The chickens started ranging further afield as well, on the edge of the neighbors property and I didn’t want them to become nuscince to the neighbors.
We also have a fox skulking around. I scared it away one evening, she was definitely close enough to kill one of the chickens that were out. It was a nice evening so I had the window open and heard the chickens getting riled up, looked out the window and saw the fox. T and I went out and rounded up the chickens and they went right in…few.
A fox will come back if they see easy pickings so our best bet to keep them alive is to keep them caged as we don’t have a rooster. We have had roosters in the past, they were loud and they all got mean at some point and ended up in the stew pot.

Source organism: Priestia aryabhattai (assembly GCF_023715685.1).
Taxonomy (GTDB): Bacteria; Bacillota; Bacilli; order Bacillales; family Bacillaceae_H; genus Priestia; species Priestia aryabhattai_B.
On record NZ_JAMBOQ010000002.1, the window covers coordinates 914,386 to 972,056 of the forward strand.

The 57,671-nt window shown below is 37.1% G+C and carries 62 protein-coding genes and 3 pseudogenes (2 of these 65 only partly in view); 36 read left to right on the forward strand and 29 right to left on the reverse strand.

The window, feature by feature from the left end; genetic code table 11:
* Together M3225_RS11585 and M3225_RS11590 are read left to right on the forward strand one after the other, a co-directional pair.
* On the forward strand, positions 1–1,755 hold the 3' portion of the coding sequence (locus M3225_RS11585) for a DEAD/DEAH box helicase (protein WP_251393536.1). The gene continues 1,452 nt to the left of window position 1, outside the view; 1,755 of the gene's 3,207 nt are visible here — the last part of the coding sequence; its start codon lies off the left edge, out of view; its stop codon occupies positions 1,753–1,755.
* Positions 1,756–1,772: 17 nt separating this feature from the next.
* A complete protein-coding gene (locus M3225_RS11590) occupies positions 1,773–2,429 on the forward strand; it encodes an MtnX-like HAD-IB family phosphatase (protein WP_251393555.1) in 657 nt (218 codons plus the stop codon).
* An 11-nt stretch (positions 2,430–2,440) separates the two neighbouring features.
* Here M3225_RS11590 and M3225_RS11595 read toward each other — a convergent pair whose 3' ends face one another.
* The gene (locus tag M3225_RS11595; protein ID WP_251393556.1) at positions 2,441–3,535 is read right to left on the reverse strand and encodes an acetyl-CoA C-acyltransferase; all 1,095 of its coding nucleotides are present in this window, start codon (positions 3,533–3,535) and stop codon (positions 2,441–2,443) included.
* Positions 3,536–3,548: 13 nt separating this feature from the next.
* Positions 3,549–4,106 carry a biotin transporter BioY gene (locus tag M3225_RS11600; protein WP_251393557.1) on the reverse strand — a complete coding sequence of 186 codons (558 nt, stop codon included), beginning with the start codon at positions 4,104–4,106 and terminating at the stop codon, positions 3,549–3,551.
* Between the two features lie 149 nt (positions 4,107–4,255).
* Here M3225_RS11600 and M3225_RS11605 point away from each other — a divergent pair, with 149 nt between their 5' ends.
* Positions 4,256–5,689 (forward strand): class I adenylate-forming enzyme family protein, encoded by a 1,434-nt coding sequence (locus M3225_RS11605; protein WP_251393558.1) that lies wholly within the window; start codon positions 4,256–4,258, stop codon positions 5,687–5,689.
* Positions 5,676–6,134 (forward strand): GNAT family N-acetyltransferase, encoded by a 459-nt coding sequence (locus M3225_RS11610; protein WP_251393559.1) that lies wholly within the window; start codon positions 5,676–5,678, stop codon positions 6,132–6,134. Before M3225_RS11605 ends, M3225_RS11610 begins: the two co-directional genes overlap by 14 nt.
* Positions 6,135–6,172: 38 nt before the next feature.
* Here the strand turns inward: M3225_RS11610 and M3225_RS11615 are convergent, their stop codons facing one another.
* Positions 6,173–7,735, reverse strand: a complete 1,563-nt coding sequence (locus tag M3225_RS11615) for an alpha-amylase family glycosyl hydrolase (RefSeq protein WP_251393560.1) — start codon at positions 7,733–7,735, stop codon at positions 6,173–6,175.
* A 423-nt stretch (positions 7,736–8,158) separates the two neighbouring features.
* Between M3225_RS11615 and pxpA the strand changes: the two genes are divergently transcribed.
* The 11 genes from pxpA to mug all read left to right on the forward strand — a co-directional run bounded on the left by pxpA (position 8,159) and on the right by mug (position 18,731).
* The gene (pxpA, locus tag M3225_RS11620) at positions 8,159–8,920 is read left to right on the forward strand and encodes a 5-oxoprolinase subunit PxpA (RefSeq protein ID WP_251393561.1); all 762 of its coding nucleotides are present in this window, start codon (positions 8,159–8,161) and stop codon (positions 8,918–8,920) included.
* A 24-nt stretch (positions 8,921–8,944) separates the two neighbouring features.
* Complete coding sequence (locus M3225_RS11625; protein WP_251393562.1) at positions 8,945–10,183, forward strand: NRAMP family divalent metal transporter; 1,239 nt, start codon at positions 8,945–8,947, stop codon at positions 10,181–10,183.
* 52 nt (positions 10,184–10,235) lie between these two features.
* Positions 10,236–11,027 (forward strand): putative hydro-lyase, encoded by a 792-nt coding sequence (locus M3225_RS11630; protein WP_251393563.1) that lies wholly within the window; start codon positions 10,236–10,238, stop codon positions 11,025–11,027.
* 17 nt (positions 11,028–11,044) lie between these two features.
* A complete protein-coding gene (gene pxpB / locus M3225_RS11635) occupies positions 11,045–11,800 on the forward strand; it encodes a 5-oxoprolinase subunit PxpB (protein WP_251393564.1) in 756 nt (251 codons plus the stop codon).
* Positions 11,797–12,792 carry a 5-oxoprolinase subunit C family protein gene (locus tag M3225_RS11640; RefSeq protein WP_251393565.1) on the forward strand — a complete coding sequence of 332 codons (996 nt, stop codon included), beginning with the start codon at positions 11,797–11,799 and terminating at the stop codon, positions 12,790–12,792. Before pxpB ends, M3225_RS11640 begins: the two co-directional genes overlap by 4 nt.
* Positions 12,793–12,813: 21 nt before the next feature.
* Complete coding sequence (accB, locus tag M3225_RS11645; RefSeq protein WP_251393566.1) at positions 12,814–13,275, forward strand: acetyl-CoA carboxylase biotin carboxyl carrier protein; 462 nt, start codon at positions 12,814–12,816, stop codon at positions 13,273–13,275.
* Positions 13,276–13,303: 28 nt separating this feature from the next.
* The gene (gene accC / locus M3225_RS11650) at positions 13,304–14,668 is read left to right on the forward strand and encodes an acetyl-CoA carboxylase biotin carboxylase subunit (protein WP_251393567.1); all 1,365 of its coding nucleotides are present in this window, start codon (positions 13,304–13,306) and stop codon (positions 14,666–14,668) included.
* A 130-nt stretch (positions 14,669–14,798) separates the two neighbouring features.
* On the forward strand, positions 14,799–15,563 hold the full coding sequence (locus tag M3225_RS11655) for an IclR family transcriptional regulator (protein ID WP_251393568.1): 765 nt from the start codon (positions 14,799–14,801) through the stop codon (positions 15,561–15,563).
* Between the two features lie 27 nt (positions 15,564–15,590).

We had some chicken’s that were jump/flying the fence and some that found the darndest holes to squeeze out of around the base.
We tried electric fencing, which was a flop and plugging holes and running a higher string around the top of the coop. They were getting out of everything. Finally we took some fencing that we had used to create extra run space last summer in an attempt to give them fresh pasture often, without free ranging, and River attached it to the top of the other fencing, making the fence between 8 and 10 feet tall in some places. The Littles and I staked the bottom of the fence about every foot with tent stakes. I am happy to say that for the first time in months, the chickens stayed in the run all day! Whoot! I was so happy, I didn’t need to do any bed repairs yesterday and I can start building up the rhubarb bed again!
Hopefully the chickens have done enough damage to the tick population in our yard that we won’t have a major recurrence this year, our yard has been remarkably tick free.
Here’s to garden beds that don’t get dug up and ladies safe from the foxes!